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  • Demonstrators march against the Dakota Access pipeline near the Standing Rock Indian Reservation, near Cannon Ball, North Dakota, Nov. 18, 2016.

    Demonstrators march against the Dakota Access pipeline near the Standing Rock Indian Reservation, near Cannon Ball, North Dakota, Nov. 18, 2016. | Photo: Reuters

Published 20 November 2016

The Dakota Access pipeline was slated to go through the majority-white city of Bismarck before it was rerouted to the lands of the Standing Rock Sioux.

The company behind the hotly contested Dakota Access pipeline is not backing down despite historic uprising against the project, maintaining that the pipeline will not be rerouted away from the heart of resistance near the Standing Rock Sioux reservation — even though it’s planned path has already been changed once.

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Energy Transfer Partners CEO Kelcy Warren told the Associated Press in an interview published Friday that the pipeline’s route is not up for negotiation. President Barack Obama said earlier this month that a possible reroute was under consideration.

The pipeline project has faced months of resistance led by Indigenous groups, forcing a delay in the project as federal regulators undertake further review before giving the green light to the completion of the project. If approved, the pipeline is set to tunnel under Lake Oahe, which has been at the heart of opposition to the project as an important water source in the area.

The US$3.8 billion and 1,172 mile pipeline is planned to transport oil from North Dakota’s Bakken shale area to Patoka, Illinois, as part of a system headed south to the Gulf of Mexico.

The pipeline was already rerouted once in a move slammed as environmental racism. The proposed project was initially slated to cut across the Missouri River near Bismarck, North Dakota, but water quality and other health concerns in the majority-white city led authorities to change the course of the pipeline to near the Standing Rock Sioux reservation.

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Chairman of the Standing Rock Sioux tribe, Dave Archambault, has blasted federal regulators and the pipeline developers for racial bias.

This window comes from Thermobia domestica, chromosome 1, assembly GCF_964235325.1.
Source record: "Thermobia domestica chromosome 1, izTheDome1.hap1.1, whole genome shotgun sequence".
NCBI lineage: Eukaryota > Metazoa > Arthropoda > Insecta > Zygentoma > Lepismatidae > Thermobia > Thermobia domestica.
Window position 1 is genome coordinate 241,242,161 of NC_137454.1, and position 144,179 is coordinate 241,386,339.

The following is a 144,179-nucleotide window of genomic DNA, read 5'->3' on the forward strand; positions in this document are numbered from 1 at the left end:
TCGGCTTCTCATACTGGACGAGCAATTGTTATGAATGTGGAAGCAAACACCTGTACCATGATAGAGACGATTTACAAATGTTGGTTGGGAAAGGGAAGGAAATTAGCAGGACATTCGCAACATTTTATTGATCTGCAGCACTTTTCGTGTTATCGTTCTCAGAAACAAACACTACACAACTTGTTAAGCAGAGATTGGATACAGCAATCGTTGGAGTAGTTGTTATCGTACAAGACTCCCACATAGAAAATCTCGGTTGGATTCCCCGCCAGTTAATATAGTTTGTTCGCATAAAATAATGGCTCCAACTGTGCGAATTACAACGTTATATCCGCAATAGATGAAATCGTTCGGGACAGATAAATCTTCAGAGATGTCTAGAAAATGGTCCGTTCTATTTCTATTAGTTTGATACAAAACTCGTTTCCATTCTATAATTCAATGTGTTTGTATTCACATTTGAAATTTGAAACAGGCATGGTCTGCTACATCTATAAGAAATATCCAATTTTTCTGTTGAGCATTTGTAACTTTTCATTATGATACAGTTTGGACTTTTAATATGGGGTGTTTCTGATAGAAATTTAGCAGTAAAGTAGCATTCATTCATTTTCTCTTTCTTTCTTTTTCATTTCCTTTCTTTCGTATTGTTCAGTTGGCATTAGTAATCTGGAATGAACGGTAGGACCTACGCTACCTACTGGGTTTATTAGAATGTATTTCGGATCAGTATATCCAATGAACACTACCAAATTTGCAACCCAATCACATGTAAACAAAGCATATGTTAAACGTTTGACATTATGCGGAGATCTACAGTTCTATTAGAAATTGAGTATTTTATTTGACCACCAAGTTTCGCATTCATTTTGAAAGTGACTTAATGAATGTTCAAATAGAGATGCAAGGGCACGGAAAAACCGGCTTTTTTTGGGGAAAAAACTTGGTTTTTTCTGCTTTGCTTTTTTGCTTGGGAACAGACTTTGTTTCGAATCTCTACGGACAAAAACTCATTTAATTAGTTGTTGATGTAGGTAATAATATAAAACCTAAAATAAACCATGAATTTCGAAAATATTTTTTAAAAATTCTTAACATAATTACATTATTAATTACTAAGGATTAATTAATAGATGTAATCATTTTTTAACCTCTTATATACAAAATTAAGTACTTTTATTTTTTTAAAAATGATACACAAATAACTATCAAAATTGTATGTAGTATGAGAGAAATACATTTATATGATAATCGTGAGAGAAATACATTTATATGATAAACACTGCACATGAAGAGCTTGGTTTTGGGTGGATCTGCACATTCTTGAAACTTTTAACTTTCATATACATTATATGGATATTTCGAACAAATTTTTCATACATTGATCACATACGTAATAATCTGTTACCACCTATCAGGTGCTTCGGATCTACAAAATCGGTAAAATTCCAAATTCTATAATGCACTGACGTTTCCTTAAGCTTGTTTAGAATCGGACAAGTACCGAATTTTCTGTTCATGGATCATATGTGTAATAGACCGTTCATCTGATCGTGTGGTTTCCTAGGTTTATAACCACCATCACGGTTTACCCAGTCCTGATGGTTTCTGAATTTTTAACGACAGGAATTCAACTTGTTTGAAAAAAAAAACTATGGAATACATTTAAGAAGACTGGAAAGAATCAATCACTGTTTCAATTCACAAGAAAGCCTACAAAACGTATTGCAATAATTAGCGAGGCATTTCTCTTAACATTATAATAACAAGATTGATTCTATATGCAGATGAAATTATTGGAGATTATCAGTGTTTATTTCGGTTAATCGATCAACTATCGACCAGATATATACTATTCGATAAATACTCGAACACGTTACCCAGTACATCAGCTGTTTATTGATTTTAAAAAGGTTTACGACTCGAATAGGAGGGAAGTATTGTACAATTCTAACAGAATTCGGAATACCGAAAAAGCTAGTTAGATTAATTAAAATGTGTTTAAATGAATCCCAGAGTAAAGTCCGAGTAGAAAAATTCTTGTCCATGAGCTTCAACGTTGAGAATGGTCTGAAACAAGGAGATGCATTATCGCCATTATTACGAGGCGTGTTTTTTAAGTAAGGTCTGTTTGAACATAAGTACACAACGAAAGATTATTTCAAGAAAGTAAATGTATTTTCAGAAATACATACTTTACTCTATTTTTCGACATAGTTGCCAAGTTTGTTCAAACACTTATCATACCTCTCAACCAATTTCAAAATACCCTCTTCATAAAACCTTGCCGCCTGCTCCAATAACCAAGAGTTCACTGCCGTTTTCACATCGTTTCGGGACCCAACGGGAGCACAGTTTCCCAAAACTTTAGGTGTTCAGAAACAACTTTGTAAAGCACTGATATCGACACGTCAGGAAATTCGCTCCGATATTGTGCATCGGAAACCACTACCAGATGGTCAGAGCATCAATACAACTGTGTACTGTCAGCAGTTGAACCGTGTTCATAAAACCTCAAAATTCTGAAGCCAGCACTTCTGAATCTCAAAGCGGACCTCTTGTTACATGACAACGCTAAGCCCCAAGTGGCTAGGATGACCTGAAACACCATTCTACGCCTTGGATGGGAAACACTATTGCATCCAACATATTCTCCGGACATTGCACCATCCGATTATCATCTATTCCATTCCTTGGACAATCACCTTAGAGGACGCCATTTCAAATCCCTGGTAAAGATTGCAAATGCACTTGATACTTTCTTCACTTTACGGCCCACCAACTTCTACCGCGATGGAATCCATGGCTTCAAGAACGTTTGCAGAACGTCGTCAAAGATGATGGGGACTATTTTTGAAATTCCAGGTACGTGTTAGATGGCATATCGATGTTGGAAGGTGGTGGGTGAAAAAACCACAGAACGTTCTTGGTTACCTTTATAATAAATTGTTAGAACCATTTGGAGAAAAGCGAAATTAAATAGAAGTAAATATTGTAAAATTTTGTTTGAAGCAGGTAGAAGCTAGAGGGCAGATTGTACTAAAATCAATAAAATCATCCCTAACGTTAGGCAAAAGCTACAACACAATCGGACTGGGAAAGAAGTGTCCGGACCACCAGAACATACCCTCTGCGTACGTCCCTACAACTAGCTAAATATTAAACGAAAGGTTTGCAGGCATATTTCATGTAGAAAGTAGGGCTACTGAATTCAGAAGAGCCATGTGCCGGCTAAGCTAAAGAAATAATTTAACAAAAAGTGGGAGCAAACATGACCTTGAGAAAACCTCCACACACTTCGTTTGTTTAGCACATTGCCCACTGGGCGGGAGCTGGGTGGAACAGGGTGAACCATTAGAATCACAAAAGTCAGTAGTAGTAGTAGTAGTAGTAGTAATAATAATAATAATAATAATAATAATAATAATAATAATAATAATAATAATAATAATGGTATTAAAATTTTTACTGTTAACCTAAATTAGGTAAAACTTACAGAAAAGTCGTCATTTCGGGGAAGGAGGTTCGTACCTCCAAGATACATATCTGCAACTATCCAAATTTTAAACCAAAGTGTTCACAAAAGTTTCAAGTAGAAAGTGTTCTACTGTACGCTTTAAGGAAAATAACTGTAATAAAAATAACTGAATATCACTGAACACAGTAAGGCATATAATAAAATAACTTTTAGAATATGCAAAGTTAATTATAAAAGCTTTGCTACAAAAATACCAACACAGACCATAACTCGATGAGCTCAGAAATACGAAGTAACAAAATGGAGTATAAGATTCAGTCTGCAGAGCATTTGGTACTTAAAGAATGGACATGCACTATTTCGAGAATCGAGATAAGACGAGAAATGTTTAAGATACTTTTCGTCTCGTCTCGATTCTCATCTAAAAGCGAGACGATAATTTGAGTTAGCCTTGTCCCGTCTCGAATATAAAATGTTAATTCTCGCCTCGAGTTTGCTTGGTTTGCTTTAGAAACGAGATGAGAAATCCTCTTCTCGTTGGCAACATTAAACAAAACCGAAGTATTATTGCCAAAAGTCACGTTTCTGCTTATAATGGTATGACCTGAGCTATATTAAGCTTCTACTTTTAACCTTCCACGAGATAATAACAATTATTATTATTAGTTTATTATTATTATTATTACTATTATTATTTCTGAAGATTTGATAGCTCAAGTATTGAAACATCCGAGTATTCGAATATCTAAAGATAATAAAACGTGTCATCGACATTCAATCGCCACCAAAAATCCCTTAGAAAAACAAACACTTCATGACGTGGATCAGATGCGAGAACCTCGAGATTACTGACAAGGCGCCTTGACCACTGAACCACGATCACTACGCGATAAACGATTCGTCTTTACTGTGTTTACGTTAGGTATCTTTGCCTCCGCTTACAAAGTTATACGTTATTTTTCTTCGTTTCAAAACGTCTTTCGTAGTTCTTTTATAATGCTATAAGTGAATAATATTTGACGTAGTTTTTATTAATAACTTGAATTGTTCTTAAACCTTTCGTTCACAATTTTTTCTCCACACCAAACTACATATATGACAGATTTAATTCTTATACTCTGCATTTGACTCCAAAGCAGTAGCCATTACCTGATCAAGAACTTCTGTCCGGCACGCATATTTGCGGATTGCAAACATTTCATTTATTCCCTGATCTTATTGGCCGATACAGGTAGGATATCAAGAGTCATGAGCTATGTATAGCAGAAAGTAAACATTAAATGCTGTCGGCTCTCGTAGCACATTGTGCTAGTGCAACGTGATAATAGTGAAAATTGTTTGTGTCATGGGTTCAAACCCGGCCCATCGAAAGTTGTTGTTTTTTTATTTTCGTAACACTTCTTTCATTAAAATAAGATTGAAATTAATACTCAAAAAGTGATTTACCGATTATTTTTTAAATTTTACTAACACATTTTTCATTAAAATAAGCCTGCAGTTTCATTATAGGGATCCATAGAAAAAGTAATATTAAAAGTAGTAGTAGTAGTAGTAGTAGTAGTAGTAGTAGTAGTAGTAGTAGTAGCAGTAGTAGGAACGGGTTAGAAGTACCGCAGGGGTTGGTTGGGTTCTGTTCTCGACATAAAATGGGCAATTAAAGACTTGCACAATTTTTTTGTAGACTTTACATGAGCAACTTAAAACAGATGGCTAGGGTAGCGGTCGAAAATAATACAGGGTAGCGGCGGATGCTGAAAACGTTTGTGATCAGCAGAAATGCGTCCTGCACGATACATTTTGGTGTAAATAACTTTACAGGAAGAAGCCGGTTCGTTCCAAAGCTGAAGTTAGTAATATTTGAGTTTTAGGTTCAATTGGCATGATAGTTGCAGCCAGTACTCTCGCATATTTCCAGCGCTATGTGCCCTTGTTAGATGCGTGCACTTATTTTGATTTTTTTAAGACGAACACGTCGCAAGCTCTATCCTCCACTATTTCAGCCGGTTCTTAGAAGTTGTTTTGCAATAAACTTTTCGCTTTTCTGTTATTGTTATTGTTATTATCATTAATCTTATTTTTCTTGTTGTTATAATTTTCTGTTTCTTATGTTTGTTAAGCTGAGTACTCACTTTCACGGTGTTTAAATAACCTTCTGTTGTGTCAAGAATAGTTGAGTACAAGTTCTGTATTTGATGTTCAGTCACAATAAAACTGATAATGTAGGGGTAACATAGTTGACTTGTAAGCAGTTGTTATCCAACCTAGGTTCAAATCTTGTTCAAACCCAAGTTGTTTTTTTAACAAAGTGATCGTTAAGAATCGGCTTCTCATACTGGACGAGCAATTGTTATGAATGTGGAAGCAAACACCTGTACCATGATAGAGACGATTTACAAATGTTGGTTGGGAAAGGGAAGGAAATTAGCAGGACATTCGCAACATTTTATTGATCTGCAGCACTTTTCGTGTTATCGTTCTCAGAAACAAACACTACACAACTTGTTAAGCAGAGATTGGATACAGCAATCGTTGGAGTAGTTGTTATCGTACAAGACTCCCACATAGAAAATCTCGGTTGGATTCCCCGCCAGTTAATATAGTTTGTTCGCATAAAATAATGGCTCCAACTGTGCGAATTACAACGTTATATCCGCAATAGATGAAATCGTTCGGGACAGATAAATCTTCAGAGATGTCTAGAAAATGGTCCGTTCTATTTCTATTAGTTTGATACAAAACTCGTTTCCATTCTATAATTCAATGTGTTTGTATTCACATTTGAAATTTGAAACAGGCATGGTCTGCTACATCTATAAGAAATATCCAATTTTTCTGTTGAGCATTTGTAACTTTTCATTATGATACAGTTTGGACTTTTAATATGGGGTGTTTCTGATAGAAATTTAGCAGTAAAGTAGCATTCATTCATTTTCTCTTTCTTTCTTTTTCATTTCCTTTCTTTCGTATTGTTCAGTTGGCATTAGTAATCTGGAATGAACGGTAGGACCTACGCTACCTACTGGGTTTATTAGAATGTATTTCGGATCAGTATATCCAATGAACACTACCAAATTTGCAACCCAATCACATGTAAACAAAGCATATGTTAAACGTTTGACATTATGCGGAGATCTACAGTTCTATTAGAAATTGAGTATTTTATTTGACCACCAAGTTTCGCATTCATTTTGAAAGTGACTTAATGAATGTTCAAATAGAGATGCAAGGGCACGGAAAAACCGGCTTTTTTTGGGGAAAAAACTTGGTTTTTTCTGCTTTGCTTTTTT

“This pipeline was rerouted towards our tribal nations when other citizens of North Dakota rightfully rejected it in the interests of protecting their communities and water,” he said in a statement three weeks ago. “We seek the same consideration as those citizens.”

Warren’s announcement that Energy Transfer Partners will not reroute the pipeline came after the CEO directed disparaging comments at the demonstrators, who call themselves “water protectors,” maintaining resistance camps against the project. Warren accused them of leading “not a peaceful protest” and called the water protectors “naive” for thinking they could stop the pipeline.

The CEO also claimed that the pipeline route does not go through Native American but private lands. Native Americans claim to be the rightful owners of the lands, historically occupied by their people for thousands of years, under a 1981 treaty with the U.S. government. The Standing Rock Sioux tribe claims sacred sites have already been desecrated by the construction.

Warren donated more than US$100,000 to Donald Trump’s presidential campaign. The president-elect is expected to ramp up fossil fuels development and push through the Dakota Access pipeline even if it continues to stall during Obama’s last months in office.  

The pipeline developer has already been amassing equipment on the edge of Lake Oahe to plow ahead with construction, pending further review.

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